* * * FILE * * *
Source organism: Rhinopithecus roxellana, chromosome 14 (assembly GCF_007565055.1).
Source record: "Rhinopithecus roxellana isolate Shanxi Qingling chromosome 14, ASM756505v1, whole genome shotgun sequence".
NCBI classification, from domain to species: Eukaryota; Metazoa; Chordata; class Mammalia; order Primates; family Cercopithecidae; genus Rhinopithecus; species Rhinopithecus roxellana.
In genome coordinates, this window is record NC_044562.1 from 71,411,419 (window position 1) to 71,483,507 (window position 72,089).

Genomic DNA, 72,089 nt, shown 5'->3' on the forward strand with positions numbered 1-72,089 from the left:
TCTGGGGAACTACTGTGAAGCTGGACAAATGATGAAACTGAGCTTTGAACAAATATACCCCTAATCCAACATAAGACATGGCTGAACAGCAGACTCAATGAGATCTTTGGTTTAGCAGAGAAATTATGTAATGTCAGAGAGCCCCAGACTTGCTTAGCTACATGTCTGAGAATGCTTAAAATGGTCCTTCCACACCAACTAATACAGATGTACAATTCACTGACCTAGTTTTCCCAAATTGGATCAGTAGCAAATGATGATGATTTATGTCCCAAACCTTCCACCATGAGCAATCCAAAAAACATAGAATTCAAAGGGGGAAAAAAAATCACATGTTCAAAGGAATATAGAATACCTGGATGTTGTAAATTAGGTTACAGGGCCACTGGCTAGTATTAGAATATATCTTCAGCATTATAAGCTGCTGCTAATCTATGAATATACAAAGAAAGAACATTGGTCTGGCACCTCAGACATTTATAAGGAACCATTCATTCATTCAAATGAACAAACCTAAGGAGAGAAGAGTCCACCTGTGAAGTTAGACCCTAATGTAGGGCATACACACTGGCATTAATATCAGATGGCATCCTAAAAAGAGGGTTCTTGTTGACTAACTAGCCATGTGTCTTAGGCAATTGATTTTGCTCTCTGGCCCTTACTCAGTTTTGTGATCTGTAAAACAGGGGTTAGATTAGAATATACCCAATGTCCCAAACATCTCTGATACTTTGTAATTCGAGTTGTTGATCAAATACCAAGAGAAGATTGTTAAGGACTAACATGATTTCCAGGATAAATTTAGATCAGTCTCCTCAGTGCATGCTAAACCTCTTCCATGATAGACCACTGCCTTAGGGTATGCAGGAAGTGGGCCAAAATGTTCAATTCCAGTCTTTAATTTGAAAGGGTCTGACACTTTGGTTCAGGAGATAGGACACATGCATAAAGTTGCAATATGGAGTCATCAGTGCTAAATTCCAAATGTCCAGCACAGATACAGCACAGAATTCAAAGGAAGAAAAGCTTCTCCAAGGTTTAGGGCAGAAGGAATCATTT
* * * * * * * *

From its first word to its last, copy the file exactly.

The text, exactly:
Source organism: Rhinopithecus roxellana, chromosome 14 (assembly GCF_007565055.1).
Source record: "Rhinopithecus roxellana isolate Shanxi Qingling chromosome 14, ASM756505v1, whole genome shotgun sequence".
NCBI classification, from domain to species: Eukaryota; Metazoa; Chordata; class Mammalia; order Primates; family Cercopithecidae; genus Rhinopithecus; species Rhinopithecus roxellana.
In genome coordinates, this window is record NC_044562.1 from 71,411,419 (window position 1) to 71,483,507 (window position 72,089).

Genomic DNA, 72,089 nt, shown 5'->3' on the forward strand with positions numbered 1-72,089 from the left:
TCTGGGGAACTACTGTGAAGCTGGACAAATGATGAAACTGAGCTTTGAACAAATATACCCCTAATCCAACATAAGACATGGCTGAACAGCAGACTCAATGAGATCTTTGGTTTAGCAGAGAAATTATGTAATGTCAGAGAGCCCCAGACTTGCTTAGCTACATGTCTGAGAATGCTTAAAATGGTCCTTCCACACCAACTAATACAGATGTACAATTCACTGACCTAGTTTTCCCAAATTGGATCAGTAGCAAATGATGATGATTTATGTCCCAAACCTTCCACCATGAGCAATCCAAAAAACATAGAATTCAAAGGGGGAAAAAAAATCACATGTTCAAAGGAATATAGAATACCTGGATGTTGTAAATTAGGTTACAGGGCCACTGGCTAGTATTAGAATATATCTTCAGCATTATAAGCTGCTGCTAATCTATGAATATACAAAGAAAGAACATTGGTCTGGCACCTCAGACATTTATAAGGAACCATTCATTCATTCAAATGAACAAACCTAAGGAGAGAAGAGTCCACCTGTGAAGTTAGACCCTAATGTAGGGCATACACACTGGCATTAATATCAGATGGCATCCTAAAAAGAGGGTTCTTGTTGACTAACTAGCCATGTGTCTTAGGCAATTGATTTTGCTCTCTGGCCCTTACTCAGTTTTGTGATCTGTAAAACAGGGGTTAGATTAGAATATACCCAATGTCCCAAACATCTCTGATACTTTGTAATTCGAGTTGTTGATCAAATACCAAGAGAAGATTGTTAAGGACTAACATGATTTCCAGGATAAATTTAGATCAGTCTCCTCAGTGCATGCTAAACCTCTTCCATGATAGACCACTGCCTTAGGGTATGCAGGAAGTGGGCCAAAATGTTCAATTCCAGTCTTTAATTTGAAAGGGTCTGACACTTTGGTTCAGGAGATAGGACACATGCATAAAGTTGCAATATGGAGTCATCAGTGCTAAATTCCAAATGTCCAGCACAGATACAGCACAGAATTCAAAGGAAGAAAAGCTTCTCCAAGGTTTAGGGCAGAAGGAATCATTT